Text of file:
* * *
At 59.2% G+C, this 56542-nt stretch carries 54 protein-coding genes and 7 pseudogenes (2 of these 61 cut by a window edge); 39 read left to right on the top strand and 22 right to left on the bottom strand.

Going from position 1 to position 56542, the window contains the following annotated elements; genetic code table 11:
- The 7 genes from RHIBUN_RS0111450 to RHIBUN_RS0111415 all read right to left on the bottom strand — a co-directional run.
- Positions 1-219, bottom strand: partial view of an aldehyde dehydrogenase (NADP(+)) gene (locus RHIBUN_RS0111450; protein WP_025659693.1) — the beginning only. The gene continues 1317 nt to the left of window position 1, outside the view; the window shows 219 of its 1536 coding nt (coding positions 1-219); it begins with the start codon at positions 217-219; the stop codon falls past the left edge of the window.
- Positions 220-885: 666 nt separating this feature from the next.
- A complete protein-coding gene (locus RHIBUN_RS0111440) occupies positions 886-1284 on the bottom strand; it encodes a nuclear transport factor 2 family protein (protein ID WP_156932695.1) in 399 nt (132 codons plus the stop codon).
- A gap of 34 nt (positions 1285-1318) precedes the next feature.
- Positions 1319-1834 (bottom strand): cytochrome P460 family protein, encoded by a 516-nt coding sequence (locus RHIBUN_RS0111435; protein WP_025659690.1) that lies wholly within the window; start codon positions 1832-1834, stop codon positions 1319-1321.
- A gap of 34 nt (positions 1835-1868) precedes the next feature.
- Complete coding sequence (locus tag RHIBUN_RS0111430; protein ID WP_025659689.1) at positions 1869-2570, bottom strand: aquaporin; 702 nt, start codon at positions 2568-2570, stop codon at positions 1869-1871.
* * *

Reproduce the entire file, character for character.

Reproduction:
At 59.2% G+C, this 56542-nt stretch carries 54 protein-coding genes and 7 pseudogenes (2 of these 61 cut by a window edge); 39 read left to right on the top strand and 22 right to left on the bottom strand.

Going from position 1 to position 56542, the window contains the following annotated elements; genetic code table 11:
- The 7 genes from RHIBUN_RS0111450 to RHIBUN_RS0111415 all read right to left on the bottom strand — a co-directional run.
- Positions 1-219, bottom strand: partial view of an aldehyde dehydrogenase (NADP(+)) gene (locus RHIBUN_RS0111450; protein WP_025659693.1) — the beginning only. The gene continues 1317 nt to the left of window position 1, outside the view; the window shows 219 of its 1536 coding nt (coding positions 1-219); it begins with the start codon at positions 217-219; the stop codon falls past the left edge of the window.
- Positions 220-885: 666 nt separating this feature from the next.
- A complete protein-coding gene (locus RHIBUN_RS0111440) occupies positions 886-1284 on the bottom strand; it encodes a nuclear transport factor 2 family protein (protein ID WP_156932695.1) in 399 nt (132 codons plus the stop codon).
- A gap of 34 nt (positions 1285-1318) precedes the next feature.
- Positions 1319-1834 (bottom strand): cytochrome P460 family protein, encoded by a 516-nt coding sequence (locus RHIBUN_RS0111435; protein WP_025659690.1) that lies wholly within the window; start codon positions 1832-1834, stop codon positions 1319-1321.
- A gap of 34 nt (positions 1835-1868) precedes the next feature.
- Complete coding sequence (locus tag RHIBUN_RS0111430; protein ID WP_025659689.1) at positions 1869-2570, bottom strand: aquaporin; 702 nt, start codon at positions 2568-2570, stop codon at positions 1869-1871.